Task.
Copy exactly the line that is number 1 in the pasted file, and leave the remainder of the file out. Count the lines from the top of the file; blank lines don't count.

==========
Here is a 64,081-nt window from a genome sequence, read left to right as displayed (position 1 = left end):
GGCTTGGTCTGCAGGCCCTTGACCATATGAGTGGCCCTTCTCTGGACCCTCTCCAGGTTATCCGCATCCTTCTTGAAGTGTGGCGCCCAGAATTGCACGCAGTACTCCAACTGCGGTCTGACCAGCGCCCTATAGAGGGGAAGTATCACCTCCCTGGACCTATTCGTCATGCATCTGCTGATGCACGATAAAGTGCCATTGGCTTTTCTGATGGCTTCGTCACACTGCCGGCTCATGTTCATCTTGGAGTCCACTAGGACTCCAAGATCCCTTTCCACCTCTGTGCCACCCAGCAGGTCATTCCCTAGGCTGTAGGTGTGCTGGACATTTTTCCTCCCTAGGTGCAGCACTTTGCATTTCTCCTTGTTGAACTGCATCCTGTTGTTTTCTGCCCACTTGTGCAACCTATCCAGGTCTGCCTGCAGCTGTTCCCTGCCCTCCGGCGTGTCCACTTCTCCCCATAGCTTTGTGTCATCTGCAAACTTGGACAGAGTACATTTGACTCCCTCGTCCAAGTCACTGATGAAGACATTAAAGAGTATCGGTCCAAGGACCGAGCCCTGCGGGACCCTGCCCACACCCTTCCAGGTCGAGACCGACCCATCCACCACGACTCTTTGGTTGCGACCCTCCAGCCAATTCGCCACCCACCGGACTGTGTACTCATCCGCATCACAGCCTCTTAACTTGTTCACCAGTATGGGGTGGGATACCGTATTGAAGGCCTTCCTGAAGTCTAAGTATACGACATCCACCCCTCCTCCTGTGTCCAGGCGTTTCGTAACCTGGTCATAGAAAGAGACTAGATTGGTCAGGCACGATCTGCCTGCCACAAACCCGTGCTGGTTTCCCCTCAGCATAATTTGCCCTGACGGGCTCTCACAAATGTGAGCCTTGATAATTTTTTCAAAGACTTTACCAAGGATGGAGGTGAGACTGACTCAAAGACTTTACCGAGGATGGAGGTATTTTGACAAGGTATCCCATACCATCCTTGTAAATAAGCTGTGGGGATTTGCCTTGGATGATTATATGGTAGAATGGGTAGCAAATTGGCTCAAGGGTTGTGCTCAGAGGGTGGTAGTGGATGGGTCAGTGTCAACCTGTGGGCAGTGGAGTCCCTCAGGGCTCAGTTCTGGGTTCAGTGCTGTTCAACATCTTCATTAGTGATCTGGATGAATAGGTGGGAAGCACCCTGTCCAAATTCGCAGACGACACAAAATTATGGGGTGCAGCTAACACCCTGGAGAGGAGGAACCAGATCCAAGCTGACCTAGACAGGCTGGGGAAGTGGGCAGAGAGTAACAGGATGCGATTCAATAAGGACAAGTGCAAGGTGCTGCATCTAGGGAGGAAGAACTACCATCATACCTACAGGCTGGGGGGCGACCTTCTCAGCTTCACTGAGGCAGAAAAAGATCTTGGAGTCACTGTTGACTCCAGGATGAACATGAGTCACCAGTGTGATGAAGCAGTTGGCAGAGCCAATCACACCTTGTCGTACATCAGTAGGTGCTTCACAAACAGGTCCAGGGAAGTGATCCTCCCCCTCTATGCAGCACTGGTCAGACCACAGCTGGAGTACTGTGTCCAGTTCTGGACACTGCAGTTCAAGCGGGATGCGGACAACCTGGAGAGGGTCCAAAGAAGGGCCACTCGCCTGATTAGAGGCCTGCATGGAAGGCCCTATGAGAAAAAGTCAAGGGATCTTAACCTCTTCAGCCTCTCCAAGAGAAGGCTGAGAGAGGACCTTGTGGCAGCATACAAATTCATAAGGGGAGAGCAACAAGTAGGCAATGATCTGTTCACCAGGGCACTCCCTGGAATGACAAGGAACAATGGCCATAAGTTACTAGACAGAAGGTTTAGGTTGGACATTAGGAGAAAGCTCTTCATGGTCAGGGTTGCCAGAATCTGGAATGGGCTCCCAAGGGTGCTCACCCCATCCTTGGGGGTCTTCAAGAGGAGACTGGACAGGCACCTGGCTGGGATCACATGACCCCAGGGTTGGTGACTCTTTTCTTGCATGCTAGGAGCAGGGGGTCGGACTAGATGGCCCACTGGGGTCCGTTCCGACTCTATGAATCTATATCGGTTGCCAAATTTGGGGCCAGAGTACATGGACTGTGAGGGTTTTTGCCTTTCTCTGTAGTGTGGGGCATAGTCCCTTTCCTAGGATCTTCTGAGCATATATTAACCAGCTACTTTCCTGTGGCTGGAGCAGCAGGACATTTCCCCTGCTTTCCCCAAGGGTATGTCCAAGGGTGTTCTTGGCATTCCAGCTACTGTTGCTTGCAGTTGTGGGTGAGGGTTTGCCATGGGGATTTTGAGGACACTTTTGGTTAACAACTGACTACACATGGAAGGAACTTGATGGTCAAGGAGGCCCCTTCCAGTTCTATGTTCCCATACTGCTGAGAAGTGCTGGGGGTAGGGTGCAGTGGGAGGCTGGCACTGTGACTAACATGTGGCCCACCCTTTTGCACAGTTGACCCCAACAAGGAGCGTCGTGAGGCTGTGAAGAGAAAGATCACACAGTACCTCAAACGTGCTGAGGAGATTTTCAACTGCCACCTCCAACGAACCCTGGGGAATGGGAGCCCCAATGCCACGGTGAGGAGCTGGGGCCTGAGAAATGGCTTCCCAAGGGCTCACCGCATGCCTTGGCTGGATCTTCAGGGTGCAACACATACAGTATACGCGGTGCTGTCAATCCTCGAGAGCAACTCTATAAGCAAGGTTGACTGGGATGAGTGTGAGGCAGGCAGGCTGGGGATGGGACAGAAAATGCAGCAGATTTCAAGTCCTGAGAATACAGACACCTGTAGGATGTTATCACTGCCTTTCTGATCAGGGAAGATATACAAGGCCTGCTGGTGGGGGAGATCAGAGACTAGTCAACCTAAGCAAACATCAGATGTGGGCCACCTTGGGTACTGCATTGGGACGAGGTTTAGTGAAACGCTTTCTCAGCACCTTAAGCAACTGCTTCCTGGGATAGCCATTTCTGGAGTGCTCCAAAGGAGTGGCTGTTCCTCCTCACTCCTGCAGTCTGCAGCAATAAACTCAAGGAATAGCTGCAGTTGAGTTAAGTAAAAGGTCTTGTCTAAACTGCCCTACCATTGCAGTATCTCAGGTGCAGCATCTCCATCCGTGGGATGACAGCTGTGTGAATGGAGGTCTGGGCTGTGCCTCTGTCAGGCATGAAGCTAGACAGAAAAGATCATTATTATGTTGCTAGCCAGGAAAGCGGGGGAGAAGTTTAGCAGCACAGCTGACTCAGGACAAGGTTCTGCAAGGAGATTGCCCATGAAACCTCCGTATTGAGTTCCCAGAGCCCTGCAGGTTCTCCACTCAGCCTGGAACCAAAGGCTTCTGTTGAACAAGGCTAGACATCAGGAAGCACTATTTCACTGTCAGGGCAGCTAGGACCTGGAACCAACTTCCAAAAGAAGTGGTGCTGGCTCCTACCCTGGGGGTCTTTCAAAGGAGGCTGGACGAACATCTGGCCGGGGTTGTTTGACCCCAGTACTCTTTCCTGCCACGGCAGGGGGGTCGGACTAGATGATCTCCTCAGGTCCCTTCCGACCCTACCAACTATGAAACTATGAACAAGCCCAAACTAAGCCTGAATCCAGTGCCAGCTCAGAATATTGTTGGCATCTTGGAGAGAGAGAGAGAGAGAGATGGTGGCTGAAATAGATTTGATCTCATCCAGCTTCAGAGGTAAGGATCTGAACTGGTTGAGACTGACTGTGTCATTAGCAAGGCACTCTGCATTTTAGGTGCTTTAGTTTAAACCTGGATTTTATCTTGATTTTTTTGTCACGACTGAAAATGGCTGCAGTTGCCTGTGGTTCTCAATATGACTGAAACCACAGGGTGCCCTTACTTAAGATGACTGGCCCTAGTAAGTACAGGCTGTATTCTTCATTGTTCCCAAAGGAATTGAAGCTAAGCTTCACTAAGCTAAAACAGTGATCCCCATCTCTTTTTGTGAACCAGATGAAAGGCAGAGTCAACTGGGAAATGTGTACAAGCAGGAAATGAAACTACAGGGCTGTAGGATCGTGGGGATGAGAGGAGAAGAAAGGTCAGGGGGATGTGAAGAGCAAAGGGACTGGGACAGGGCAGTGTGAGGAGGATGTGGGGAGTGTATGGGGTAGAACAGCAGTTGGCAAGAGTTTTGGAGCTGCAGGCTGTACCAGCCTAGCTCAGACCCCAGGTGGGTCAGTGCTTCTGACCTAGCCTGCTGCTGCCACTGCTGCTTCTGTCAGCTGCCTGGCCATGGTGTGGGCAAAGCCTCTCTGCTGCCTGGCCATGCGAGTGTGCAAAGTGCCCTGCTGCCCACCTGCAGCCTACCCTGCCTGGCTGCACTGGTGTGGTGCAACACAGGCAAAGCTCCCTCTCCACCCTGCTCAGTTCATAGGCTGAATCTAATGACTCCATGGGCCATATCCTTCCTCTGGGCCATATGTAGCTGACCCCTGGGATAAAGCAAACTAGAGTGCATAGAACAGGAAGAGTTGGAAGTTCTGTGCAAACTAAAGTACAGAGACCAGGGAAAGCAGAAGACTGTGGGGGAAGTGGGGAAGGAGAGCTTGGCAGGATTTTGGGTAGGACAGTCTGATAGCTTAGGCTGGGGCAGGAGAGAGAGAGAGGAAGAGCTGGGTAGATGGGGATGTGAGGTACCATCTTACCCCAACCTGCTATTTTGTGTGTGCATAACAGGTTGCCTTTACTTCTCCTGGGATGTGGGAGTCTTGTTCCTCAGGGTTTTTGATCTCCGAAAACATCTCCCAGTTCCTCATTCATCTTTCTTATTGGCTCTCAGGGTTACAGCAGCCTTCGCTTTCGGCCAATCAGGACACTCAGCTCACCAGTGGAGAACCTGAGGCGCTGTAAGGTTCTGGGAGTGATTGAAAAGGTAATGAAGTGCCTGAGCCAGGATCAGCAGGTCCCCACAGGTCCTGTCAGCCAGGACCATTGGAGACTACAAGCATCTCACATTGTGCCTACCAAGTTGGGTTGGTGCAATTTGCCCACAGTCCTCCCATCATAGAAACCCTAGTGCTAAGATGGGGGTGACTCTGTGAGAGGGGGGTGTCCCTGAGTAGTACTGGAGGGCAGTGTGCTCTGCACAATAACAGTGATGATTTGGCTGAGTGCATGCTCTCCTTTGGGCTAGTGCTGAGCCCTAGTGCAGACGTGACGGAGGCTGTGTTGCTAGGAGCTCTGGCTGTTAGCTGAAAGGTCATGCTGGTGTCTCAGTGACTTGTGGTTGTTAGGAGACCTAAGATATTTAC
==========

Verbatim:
Here is a 64,081-nt window from a genome sequence, read left to right as displayed (position 1 = left end):